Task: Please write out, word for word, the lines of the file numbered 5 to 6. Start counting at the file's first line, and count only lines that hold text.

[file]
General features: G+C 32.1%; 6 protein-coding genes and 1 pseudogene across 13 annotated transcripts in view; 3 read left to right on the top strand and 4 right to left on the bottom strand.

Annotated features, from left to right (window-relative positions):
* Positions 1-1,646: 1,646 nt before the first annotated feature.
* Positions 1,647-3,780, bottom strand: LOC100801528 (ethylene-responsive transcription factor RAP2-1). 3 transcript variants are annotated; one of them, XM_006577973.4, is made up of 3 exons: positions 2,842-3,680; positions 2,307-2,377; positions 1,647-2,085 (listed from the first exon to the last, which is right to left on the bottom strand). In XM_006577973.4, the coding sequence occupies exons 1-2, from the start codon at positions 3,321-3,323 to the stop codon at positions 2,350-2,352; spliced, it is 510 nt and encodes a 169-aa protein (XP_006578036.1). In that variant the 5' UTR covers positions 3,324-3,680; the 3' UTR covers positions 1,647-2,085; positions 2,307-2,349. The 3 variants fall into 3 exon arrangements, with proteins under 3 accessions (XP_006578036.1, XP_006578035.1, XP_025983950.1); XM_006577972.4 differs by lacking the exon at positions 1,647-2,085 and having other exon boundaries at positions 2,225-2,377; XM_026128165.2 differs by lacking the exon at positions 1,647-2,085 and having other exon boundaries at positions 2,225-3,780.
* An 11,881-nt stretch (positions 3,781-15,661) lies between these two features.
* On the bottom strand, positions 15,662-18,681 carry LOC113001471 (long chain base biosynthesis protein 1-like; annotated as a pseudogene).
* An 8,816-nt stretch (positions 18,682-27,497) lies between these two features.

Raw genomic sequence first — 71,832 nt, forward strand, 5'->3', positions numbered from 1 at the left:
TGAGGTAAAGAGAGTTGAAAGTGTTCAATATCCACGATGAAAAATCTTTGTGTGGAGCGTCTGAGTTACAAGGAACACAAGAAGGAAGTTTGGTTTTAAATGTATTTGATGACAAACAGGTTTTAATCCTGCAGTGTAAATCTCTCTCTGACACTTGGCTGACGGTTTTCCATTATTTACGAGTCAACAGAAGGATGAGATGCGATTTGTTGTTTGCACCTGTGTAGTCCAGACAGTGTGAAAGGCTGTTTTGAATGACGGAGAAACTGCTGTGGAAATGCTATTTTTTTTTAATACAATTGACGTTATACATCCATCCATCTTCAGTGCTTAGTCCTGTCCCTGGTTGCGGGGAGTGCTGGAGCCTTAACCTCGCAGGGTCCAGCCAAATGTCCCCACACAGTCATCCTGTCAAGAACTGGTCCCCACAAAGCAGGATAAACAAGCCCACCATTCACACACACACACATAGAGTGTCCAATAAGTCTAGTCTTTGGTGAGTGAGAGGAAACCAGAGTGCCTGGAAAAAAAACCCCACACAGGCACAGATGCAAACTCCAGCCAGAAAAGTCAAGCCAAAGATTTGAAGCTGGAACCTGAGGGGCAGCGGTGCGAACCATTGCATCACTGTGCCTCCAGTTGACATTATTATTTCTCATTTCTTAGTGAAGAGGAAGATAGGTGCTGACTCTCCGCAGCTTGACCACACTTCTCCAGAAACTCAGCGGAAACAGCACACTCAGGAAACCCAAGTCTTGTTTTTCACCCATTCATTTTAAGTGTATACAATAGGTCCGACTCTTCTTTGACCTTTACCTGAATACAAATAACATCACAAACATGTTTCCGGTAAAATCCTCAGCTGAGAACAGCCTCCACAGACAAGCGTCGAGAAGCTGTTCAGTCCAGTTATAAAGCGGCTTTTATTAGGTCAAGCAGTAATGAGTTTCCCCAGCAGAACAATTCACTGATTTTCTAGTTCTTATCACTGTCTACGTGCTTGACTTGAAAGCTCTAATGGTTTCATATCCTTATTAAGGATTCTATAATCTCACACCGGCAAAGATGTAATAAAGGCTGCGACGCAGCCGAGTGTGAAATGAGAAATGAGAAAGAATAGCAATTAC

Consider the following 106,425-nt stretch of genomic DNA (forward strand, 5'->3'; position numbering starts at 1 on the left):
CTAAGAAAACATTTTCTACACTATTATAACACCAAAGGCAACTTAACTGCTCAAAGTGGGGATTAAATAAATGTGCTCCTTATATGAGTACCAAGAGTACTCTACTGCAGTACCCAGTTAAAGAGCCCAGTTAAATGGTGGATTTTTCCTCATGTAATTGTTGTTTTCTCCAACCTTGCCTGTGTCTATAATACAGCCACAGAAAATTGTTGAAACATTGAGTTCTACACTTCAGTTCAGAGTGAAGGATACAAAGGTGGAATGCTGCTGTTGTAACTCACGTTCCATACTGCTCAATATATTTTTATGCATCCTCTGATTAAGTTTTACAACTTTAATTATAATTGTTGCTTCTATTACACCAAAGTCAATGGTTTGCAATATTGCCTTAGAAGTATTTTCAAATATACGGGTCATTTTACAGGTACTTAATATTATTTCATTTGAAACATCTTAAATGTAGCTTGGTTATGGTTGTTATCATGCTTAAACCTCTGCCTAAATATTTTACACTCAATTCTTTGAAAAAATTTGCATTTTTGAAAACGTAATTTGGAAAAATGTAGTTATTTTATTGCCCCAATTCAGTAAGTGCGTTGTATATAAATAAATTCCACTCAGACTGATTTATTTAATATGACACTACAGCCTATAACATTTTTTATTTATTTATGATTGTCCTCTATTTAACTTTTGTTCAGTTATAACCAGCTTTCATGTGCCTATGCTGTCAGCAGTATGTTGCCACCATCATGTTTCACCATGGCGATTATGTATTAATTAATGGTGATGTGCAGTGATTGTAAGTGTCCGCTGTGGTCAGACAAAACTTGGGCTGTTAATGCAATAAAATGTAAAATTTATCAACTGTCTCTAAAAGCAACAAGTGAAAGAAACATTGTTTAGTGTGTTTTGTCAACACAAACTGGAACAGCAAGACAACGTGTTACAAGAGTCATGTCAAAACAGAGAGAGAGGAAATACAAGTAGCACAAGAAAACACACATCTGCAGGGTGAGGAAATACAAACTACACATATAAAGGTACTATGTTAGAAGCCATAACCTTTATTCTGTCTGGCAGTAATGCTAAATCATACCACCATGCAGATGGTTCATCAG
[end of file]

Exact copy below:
* An 11,881-nt stretch (positions 3,781-15,661) lies between these two features.
* On the bottom strand, positions 15,662-18,681 carry LOC113001471 (long chain base biosynthesis protein 1-like; annotated as a pseudogene).